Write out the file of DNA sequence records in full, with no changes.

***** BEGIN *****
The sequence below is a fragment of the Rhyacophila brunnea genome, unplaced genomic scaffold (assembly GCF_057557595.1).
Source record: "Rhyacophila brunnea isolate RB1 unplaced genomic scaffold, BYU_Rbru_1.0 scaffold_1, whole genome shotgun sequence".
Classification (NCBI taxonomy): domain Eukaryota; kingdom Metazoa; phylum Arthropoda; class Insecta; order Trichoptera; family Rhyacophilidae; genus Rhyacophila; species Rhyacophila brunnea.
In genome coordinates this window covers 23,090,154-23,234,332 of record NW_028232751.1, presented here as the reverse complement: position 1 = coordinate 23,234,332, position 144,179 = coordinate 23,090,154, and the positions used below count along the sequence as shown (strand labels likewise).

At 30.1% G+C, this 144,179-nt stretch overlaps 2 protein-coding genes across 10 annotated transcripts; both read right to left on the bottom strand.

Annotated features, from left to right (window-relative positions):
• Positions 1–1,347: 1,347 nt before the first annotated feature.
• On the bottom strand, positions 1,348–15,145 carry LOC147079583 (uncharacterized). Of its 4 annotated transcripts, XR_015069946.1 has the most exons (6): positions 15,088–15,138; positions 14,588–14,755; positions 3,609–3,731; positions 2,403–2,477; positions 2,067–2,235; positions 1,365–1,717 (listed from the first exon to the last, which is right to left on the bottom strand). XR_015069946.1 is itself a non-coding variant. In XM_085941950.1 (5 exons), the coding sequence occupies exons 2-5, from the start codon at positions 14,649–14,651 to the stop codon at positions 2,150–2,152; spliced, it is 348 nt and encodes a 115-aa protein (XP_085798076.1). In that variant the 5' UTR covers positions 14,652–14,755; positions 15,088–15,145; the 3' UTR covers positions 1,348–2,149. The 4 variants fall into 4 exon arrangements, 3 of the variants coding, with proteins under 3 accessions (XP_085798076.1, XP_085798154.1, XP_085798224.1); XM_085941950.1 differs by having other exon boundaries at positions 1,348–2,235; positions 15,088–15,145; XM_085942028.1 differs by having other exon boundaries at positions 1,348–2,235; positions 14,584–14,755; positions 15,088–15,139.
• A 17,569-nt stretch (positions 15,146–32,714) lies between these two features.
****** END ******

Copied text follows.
The sequence below is a fragment of the Rhyacophila brunnea genome, unplaced genomic scaffold (assembly GCF_057557595.1).
Source record: "Rhyacophila brunnea isolate RB1 unplaced genomic scaffold, BYU_Rbru_1.0 scaffold_1, whole genome shotgun sequence".
Classification (NCBI taxonomy): domain Eukaryota; kingdom Metazoa; phylum Arthropoda; class Insecta; order Trichoptera; family Rhyacophilidae; genus Rhyacophila; species Rhyacophila brunnea.
In genome coordinates this window covers 23,090,154-23,234,332 of record NW_028232751.1, presented here as the reverse complement: position 1 = coordinate 23,234,332, position 144,179 = coordinate 23,090,154, and the positions used below count along the sequence as shown (strand labels likewise).

At 30.1% G+C, this 144,179-nt stretch overlaps 2 protein-coding genes across 10 annotated transcripts; both read right to left on the bottom strand.

Annotated features, from left to right (window-relative positions):
• Positions 1–1,347: 1,347 nt before the first annotated feature.
• On the bottom strand, positions 1,348–15,145 carry LOC147079583 (uncharacterized). Of its 4 annotated transcripts, XR_015069946.1 has the most exons (6): positions 15,088–15,138; positions 14,588–14,755; positions 3,609–3,731; positions 2,403–2,477; positions 2,067–2,235; positions 1,365–1,717 (listed from the first exon to the last, which is right to left on the bottom strand). XR_015069946.1 is itself a non-coding variant. In XM_085941950.1 (5 exons), the coding sequence occupies exons 2-5, from the start codon at positions 14,649–14,651 to the stop codon at positions 2,150–2,152; spliced, it is 348 nt and encodes a 115-aa protein (XP_085798076.1). In that variant the 5' UTR covers positions 14,652–14,755; positions 15,088–15,145; the 3' UTR covers positions 1,348–2,149. The 4 variants fall into 4 exon arrangements, 3 of the variants coding, with proteins under 3 accessions (XP_085798076.1, XP_085798154.1, XP_085798224.1); XM_085941950.1 differs by having other exon boundaries at positions 1,348–2,235; positions 15,088–15,145; XM_085942028.1 differs by having other exon boundaries at positions 1,348–2,235; positions 14,584–14,755; positions 15,088–15,139.
• A 17,569-nt stretch (positions 15,146–32,714) lies between these two features.